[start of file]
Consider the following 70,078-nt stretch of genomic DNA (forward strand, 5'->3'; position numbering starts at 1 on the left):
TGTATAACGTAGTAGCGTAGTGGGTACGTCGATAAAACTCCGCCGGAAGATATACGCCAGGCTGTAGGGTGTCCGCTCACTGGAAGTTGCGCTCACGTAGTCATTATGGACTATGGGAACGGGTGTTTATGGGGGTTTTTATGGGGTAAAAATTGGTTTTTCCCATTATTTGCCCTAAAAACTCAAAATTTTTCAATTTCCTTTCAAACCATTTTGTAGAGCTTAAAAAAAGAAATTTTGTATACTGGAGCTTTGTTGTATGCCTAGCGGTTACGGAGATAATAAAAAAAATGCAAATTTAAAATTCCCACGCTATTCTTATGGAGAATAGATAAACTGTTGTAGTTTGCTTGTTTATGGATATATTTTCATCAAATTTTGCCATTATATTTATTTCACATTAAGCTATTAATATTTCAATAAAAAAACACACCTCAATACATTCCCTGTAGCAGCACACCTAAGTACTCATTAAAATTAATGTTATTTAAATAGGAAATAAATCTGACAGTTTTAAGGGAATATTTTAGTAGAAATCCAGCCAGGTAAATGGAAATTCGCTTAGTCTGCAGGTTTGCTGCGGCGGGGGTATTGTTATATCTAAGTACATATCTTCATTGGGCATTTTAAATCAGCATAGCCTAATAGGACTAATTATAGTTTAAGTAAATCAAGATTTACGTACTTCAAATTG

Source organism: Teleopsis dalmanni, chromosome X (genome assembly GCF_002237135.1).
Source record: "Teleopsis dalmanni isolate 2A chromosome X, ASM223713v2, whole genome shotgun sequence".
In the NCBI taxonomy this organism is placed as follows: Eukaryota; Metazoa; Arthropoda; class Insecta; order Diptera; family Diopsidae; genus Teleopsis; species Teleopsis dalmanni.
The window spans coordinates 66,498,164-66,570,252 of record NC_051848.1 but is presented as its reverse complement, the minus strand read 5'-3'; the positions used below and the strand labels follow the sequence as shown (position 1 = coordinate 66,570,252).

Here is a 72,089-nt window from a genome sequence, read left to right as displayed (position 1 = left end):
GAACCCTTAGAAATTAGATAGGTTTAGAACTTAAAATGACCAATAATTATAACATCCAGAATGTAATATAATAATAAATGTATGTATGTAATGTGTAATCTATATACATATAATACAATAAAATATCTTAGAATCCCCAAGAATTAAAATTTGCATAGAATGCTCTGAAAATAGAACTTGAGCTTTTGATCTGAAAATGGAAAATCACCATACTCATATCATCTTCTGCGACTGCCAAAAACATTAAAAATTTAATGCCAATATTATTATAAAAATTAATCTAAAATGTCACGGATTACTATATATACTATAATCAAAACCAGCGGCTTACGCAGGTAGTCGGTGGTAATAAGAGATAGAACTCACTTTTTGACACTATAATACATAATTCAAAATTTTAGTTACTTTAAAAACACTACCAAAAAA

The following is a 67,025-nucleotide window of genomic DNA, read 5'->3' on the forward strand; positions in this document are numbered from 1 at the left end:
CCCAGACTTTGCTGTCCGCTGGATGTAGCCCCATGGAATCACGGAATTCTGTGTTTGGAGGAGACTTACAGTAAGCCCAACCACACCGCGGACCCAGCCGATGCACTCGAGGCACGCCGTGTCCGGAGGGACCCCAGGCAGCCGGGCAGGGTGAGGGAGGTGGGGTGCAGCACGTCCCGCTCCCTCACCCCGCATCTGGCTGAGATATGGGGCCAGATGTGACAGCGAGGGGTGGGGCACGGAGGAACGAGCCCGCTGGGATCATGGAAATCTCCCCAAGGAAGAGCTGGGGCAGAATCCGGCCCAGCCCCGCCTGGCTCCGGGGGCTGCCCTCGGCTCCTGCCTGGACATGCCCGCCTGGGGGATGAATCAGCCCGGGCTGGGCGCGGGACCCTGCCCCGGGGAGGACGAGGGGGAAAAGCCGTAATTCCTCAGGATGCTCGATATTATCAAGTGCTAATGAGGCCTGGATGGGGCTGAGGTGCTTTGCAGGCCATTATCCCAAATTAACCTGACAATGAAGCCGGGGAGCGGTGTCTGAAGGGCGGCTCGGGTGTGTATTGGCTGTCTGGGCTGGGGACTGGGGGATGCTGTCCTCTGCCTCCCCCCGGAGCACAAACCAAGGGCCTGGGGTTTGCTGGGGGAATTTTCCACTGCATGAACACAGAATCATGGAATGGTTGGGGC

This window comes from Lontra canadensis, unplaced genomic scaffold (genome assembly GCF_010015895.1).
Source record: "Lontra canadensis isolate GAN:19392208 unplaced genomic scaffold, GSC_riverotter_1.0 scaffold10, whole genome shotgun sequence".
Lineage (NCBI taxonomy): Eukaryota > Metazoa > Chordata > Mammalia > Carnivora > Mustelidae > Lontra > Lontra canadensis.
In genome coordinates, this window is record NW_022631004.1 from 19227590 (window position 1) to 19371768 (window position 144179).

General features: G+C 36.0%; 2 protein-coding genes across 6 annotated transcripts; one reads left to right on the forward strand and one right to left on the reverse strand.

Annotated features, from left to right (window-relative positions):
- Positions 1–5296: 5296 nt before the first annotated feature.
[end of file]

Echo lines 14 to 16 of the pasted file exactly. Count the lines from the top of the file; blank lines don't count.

In genome coordinates, this window is record NW_022631004.1 from 19227590 (window position 1) to 19371768 (window position 144179).

General features: G+C 36.0%; 2 protein-coding genes across 6 annotated transcripts; one reads left to right on the forward strand and one right to left on the reverse strand.

Annotated features, from left to right (window-relative positions):